Saturday, September 24, 2005

Giving Customers What They (Don't) Want

Recent changes over at the New York Times, specifically their moving editorials into a "for pay" category while adding additional services for paying readers, reminds me of a place I used to work. They had two subscription products, one of which ("Product A") was popular and lucrative, the second of which (("Product B") was a big money loser. They got the brilliant idea of eliminating both products and replacing them with a single new product - giving buyers less of "Product A" at a lower price, and throwing in "Product B" for free. But the customers weren't thrilled, pointing out that had they wanted "Product B" they would have signed up for it in the first place. After about four years, the combined product was changed to offer all of both the original products; but at a lower price than the organization had been able to charge for Product A alone before making the changes.

Let's just say, I'm not convinced that the best way to convince customers to pay for a product they want is to add features that the customers haven't previously used or requested. If the editorials themselves aren't expected entice people to sign up for Times Select, perhaps the pricing model (or subscription model) should be reconsidered.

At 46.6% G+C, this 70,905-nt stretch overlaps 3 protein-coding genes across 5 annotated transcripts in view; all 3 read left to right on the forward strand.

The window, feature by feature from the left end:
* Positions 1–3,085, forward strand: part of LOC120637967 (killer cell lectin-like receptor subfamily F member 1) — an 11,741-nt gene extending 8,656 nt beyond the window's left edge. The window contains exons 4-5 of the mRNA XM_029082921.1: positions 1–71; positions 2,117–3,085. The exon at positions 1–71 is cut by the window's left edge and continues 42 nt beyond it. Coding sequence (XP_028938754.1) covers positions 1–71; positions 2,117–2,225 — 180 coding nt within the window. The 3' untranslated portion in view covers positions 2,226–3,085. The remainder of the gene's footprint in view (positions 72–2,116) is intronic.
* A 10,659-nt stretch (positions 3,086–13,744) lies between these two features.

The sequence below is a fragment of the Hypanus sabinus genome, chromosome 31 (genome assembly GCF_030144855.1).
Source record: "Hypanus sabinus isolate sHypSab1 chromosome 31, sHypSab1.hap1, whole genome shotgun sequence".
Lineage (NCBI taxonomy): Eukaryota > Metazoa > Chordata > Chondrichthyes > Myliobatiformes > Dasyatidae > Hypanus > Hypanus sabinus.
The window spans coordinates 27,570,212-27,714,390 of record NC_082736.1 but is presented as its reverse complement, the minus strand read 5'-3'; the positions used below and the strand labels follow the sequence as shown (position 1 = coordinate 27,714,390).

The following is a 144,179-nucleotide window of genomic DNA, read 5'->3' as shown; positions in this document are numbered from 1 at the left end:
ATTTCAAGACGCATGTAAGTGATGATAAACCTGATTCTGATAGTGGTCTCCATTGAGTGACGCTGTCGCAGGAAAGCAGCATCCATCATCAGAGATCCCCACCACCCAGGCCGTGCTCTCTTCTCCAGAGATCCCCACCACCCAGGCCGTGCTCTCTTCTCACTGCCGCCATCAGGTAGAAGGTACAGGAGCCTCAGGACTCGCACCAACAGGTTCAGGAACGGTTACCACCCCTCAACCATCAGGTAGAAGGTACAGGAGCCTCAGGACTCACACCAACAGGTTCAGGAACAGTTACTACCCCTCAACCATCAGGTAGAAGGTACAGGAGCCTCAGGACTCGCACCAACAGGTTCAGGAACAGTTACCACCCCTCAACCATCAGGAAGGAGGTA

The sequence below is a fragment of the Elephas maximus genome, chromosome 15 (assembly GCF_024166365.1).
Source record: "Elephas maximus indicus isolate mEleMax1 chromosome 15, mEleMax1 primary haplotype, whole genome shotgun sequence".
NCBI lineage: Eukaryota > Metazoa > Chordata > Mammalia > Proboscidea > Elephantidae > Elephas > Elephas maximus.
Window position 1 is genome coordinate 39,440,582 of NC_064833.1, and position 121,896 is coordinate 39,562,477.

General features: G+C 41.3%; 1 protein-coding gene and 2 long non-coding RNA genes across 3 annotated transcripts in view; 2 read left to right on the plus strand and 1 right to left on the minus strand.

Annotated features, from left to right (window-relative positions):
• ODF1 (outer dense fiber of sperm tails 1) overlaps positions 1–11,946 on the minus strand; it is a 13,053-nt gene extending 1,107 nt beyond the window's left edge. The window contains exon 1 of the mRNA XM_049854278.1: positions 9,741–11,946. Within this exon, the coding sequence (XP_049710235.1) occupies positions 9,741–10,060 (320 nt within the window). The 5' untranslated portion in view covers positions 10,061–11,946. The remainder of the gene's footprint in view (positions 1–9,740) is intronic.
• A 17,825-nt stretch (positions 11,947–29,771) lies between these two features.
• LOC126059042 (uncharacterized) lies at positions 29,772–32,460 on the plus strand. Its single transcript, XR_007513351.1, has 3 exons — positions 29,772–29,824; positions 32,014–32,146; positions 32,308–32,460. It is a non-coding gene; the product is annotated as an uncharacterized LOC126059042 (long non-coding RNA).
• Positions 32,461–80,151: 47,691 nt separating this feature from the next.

As they say, time will tell.


  1. It will be interesting when the NYT finds out that people are just not all that interested in paying to read Charles Krauthammer.

  2. It will be interesting to see if they figure out that as long as they syndicating thier op ed columns to sites that post them free, folks wont really have an incentive to pay:

  3. This is kind of funny.... Certain right wingers are so afraid of the NYTimes punditry that they are proposing a scheme, literally to be orchestrated by somebody like Karl Rove, to try to create an illusion of its success by subscribing, such that nobody will be reading the Times' columnists when their Rovian leader calls for mass cancellation.

    You would think it would be easier to put their money where their mouths are, and try to win a war of ideas, rather than putting their money into a bizarre scheme which prevents them from being confronted with the weakness of their ideas. (But then, you probably can think....) Cringing from Maureen Dowd? With no offense intended to Ms. Dowd's sarcastic wit, how incapable are these people?


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